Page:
The Major Plank In Dem Party Platform Committee: Financial Conflict Of Interest


By Branko Maretic
In These Times (7/9/20)

A month out from the Democratic National Convention, the party continues to be pulled in opposing directions by its progressive and corporate wings. While presumptive nominee Joe Biden and the party establishment charts a course of cautious centrism, rejecting policies like Medicare for All and key planks of a Green New Deal, progressives and supporters of Bernie Sanders are attempting to push Biden as far left as they can.

With the party platform due to set the agenda for both Biden’s campaign and presidency, Sanders allies have sought to shape the finished product through a set of unity task forces, which on Wednesday unveiled recommendations that both encouraged and disappointed progressives. While the task force recommendations called for a shortened timeline on climate policy and a host of criminal justice reforms, for instance, they don’t go as far as to ban fracking or legalize recreational marijuana. And while they would expand healthcare access with a robust public option, they don’t advocate a single-payer system.

The vast majority of appointees to the drafting committee are establishment-friendly Democrats—many of whom hold potential financial conflicts and questionable backgrounds of their own.

Those recommendations will now be kicked to the party’s platform drafting committee, a further sieve through which these recommendations must filter before becoming official Democratic Party policy. It remains to be seen if they will.

In 2016, while many Sanders supporters were pleased with what they won in platform negotiations, Hillary Clinton-appointees to the drafting committee who held personal financial conflicts of interest helped defeat a number of progressive planks around issues including the minimum wage, healthcare and climate change. Judging by the membership of this year’s platform drafting committee, we may soon see history repeat itself. While the committee contains three Sanders allies, including his former national political director Analilia Mejia, the vast majority are establishment-friendly Democrats—many of whom hold potential financial conflicts and questionable backgrounds of their own.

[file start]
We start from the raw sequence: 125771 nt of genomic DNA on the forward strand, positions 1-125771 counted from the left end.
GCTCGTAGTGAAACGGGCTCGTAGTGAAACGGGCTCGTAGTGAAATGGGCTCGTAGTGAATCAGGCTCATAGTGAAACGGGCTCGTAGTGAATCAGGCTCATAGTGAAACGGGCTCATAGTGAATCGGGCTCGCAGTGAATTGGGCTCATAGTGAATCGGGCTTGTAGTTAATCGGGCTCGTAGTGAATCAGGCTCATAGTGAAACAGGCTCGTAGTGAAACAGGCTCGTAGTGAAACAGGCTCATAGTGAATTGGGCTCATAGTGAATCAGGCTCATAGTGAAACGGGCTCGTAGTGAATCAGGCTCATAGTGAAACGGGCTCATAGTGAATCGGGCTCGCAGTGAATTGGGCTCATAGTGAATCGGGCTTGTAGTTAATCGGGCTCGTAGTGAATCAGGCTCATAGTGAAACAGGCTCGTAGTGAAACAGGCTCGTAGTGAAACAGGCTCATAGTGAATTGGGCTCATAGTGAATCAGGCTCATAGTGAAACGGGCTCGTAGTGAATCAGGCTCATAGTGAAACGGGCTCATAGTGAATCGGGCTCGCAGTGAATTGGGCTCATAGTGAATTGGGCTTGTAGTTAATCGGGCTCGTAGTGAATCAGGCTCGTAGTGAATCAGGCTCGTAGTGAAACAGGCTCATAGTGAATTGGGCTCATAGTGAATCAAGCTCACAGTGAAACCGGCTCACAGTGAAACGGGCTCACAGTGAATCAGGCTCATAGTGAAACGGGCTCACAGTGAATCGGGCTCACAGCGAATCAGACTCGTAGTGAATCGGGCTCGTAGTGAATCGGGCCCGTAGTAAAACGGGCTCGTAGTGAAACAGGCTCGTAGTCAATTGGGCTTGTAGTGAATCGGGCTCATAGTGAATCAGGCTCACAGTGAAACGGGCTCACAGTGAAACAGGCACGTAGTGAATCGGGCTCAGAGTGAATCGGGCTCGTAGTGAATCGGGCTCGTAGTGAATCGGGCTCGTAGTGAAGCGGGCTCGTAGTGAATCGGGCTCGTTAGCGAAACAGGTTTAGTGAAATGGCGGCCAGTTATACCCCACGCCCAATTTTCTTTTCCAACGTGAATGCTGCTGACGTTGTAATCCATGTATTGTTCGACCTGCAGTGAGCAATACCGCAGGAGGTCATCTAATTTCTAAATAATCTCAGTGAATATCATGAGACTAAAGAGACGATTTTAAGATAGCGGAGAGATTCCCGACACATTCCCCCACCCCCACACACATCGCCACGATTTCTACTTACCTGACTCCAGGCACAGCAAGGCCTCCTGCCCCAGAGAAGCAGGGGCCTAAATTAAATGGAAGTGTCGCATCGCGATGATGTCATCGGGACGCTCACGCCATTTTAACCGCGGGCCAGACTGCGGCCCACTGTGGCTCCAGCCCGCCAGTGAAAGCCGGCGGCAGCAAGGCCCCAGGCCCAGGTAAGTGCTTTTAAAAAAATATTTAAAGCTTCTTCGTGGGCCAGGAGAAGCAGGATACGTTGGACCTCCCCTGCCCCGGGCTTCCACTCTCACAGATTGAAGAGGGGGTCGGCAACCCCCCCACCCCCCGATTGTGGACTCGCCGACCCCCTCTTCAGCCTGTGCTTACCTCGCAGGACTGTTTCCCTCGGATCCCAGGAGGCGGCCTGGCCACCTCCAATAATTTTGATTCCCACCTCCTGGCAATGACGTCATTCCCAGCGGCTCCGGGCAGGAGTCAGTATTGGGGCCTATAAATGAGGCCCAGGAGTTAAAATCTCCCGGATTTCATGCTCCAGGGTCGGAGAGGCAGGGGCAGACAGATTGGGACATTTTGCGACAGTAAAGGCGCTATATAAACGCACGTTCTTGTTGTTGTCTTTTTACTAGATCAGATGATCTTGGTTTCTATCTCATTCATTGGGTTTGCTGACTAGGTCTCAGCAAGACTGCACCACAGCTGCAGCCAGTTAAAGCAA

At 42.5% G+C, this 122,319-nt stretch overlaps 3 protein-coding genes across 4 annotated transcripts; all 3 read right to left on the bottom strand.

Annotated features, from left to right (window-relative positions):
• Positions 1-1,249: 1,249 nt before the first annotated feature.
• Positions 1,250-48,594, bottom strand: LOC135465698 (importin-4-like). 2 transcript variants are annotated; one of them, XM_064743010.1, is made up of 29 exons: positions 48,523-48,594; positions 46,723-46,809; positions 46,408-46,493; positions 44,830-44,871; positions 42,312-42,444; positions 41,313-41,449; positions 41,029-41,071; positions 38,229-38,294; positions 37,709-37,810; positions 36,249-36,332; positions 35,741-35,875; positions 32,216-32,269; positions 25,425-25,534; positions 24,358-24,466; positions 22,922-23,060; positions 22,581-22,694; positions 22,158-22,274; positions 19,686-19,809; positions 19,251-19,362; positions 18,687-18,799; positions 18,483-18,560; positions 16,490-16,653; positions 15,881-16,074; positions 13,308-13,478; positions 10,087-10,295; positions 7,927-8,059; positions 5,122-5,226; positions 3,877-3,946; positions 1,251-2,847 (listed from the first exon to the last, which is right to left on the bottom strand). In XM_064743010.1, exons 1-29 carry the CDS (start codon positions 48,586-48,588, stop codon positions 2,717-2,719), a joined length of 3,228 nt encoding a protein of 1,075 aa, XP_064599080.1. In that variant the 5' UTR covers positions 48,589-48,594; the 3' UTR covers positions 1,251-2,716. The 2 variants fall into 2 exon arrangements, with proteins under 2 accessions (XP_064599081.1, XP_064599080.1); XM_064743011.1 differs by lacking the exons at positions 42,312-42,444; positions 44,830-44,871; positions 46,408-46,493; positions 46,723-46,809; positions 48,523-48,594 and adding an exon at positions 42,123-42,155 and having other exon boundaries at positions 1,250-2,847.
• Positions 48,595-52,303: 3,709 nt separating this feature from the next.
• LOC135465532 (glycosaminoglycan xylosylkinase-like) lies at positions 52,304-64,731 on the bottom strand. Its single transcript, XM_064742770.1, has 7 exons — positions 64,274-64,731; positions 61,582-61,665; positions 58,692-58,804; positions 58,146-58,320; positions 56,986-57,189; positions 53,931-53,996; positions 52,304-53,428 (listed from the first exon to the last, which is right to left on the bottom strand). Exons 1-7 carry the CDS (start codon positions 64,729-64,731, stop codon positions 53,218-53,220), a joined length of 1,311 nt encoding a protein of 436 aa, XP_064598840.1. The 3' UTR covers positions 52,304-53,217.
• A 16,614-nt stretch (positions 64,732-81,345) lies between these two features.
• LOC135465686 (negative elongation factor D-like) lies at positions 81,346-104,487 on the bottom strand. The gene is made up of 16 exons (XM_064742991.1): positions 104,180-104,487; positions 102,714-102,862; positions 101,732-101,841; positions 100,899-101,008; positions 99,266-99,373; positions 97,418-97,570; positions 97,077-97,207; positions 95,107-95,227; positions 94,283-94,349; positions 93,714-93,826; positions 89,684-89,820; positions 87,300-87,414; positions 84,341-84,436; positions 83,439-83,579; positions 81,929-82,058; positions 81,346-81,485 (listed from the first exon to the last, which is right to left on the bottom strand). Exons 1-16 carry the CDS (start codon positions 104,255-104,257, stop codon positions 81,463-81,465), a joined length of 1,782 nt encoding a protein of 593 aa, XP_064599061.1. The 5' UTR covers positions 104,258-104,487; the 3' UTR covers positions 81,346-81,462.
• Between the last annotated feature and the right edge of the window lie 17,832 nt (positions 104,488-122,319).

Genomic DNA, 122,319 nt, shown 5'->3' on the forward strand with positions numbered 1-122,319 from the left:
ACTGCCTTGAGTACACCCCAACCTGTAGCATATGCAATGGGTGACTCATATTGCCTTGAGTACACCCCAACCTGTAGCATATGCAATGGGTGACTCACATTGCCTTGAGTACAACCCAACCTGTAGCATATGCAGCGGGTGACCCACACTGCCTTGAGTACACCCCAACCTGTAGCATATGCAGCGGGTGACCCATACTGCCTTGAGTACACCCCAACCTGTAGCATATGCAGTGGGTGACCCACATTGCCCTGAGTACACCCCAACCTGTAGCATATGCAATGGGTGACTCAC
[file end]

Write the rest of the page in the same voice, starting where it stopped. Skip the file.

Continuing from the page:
From the boardroom to the drafting room

Several of the committee’s members, announced last month by DNC Chair Tom Perez, have corporate ties. Delaware State University President Tony Allen, for instance, worked for years as a speechwriter and special assistant to presumptive Democratic nominee Joe Biden, before moving into the world of banking.

Allen first joined MBNA, the credit card company that infamously served as Biden’s all-time top donor and pushed for his 2005 bankruptcy bill, assailed by bankruptcy judges around the country for the onerous restrictions it placed on households trying to expunge their debts, including one who called it “the most poorly written piece of legislation that I or anyone else has ever seen.” Allen worked at MBNA from 2004 through 2006, just as the bankruptcy bill was being ushered to passage. At the same time, the company was paying Biden’s son, Hunter, a $100,000-a-year retainer, criticized as an attempt to curry favor with Biden as he shepherded the bill through Congress.

After Bank of America acquired MBNA in 2006, Allen left the latter for the former, where he stayed for the next eleven years. …

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The Rising (7/11/20)

Managing Editor of the Prospect discusses the trend of strategic consulting with a focus on Jake Sullivan, a former deputy national security adviser to Vice President Joe Biden.

Link To 6+-Minute Video